The foreign minister of Croatia, Gordan Grlić Radman, claimed that the people of North Macedonia felt “betrayed” over the European Union’s refusal to open membership talks during the October 2019 EU summit, the Guardian reported.
North Macedonia recently finalised its 30-year dispute with Greece over the latter's official name, in the hopes of facilitating the country’s accession to the EU and NATO alliances.
“The people in North Macedonia were not happy with this change of name […] And now the cold shower. They lost from all sides, they feel betrayed”, Radman said, while pointing to “a lot of efforts” the state has made to meet the preconditions for EU membership, to which it applied in 2004.
“The opening of accession agreements doesn’t cost the European Union”, the foreign minister continued. “Just to open negotiations: of course it does not mean they will become members tomorrow”.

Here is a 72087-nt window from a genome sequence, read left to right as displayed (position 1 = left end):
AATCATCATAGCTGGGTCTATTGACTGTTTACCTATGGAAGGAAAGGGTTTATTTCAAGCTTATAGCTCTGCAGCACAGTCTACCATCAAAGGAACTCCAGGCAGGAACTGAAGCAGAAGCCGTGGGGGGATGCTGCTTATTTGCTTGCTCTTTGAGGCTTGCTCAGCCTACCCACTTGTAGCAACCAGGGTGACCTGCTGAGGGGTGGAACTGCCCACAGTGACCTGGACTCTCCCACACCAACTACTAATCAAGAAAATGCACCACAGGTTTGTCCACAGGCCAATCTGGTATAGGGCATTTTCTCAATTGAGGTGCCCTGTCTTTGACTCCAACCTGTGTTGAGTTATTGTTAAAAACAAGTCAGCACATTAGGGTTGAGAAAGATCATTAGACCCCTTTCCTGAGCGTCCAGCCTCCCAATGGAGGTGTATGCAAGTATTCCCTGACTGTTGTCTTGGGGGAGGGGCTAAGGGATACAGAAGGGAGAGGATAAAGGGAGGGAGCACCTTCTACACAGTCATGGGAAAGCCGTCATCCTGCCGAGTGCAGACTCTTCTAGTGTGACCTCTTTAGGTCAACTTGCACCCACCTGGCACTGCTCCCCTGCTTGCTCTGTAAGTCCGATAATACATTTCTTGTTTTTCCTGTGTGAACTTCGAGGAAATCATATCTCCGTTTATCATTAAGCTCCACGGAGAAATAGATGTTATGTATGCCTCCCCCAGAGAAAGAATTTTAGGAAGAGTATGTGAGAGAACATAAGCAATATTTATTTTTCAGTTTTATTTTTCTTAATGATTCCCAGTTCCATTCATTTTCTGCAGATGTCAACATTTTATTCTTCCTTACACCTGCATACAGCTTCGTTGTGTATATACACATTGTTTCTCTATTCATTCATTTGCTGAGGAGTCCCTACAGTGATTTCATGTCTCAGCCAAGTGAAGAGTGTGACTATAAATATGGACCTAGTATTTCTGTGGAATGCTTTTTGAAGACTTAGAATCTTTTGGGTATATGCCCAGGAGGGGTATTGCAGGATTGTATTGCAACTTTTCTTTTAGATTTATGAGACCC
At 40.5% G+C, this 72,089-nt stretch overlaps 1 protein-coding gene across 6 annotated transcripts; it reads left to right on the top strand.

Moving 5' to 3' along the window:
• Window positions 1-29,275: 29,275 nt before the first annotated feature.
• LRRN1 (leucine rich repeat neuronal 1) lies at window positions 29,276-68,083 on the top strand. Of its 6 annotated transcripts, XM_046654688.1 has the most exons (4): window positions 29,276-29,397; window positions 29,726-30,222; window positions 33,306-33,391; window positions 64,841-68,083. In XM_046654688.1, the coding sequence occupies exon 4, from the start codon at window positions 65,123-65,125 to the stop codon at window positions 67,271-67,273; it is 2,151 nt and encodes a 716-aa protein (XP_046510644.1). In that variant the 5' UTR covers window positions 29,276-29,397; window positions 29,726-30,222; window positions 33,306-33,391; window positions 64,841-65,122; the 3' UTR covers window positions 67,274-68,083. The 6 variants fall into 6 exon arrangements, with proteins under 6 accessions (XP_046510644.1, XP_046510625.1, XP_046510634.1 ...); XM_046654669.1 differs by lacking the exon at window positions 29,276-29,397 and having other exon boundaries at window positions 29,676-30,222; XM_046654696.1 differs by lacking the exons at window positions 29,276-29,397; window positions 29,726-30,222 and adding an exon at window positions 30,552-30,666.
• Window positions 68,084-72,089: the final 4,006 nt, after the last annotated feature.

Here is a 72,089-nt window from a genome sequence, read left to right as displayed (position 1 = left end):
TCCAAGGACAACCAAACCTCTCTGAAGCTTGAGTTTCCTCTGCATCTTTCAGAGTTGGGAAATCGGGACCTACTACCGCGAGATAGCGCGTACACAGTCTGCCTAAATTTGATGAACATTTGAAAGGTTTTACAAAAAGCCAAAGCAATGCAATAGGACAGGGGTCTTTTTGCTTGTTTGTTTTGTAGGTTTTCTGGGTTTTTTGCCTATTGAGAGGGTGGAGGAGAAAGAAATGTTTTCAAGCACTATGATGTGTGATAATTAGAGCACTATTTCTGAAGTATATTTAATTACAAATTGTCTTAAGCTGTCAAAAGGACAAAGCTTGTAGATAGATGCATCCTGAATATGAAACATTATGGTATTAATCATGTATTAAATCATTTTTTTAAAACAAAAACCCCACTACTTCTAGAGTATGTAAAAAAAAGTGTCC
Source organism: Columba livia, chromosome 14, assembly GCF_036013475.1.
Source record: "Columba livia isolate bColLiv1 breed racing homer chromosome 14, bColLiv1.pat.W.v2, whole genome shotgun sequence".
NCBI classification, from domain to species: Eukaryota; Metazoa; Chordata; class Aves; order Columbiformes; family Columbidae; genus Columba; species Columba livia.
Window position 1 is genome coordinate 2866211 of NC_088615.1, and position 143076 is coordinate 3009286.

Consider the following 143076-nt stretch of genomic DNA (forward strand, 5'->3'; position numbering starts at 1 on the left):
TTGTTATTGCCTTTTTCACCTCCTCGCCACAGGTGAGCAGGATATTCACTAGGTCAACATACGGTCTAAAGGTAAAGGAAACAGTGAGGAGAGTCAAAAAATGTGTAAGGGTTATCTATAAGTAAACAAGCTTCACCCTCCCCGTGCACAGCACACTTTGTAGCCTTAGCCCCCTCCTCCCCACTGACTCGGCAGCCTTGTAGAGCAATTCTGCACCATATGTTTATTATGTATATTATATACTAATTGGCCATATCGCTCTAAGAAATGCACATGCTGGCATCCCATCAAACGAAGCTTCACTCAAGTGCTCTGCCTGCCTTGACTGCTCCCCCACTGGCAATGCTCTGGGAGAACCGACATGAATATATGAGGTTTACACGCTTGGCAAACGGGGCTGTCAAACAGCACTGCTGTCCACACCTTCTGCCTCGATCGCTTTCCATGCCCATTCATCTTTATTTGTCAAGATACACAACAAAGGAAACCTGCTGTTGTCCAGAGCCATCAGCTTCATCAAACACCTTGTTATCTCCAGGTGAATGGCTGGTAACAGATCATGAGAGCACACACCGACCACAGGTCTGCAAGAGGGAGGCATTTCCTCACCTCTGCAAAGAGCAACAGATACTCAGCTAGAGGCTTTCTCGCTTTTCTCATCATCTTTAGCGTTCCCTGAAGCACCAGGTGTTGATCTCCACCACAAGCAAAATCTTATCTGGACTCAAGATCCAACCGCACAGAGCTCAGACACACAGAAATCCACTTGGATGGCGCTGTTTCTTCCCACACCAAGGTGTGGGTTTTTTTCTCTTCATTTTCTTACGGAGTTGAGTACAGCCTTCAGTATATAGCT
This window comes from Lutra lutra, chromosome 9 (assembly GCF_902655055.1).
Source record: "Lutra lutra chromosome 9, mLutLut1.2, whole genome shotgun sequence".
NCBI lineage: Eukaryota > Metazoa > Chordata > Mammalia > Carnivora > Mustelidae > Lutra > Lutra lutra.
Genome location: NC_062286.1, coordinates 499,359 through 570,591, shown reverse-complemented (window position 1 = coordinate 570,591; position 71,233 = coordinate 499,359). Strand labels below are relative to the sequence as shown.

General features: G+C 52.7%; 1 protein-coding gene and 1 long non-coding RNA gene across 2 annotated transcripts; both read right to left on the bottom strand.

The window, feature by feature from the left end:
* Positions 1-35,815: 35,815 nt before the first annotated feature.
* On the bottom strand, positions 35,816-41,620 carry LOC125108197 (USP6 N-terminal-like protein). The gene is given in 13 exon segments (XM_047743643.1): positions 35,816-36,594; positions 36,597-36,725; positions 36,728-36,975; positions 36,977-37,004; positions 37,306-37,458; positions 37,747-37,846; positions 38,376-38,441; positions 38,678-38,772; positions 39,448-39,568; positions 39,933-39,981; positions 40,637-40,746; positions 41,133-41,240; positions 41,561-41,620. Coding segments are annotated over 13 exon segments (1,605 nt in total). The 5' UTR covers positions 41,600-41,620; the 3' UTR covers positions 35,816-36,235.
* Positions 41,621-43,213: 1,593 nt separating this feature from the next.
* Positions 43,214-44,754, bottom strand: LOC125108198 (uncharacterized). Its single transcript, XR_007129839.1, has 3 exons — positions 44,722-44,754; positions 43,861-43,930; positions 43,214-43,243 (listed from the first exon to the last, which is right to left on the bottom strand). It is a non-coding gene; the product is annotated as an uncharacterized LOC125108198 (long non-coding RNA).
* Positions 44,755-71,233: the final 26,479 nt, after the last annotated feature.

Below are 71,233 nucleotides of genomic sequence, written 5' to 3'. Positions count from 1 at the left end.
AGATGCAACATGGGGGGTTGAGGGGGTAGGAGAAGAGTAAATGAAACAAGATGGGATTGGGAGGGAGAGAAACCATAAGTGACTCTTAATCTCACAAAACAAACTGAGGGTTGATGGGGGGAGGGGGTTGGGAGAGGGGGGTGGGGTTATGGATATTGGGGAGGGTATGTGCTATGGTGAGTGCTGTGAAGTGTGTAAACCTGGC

On 1 January, Croatia took over the EU rotating presidency for the first time since its accession to the European Union in 2013. Zagreb previously expressed its resolve to help both North Macedonia and Albania get approval for opening EU membership talks, considering the fact that both countries were greenlighted for this by the Junker Commission, according to Radman’s earlier statement.
Albania filed an application to join the European Union in 2009 and was granted “candidate status” in 2014 – although formal accession negotiations of its membership have not yet begun, citing preconditions the country must first fulfill, that were set to start in October 2019.
One reason for the delay is thought to be tension between bloc’s leading states; Germany and France. Unlike Berlin, Paris remains cautious over EU enlargement and is insisting on the inclusion of new provisions to existing bloc rules.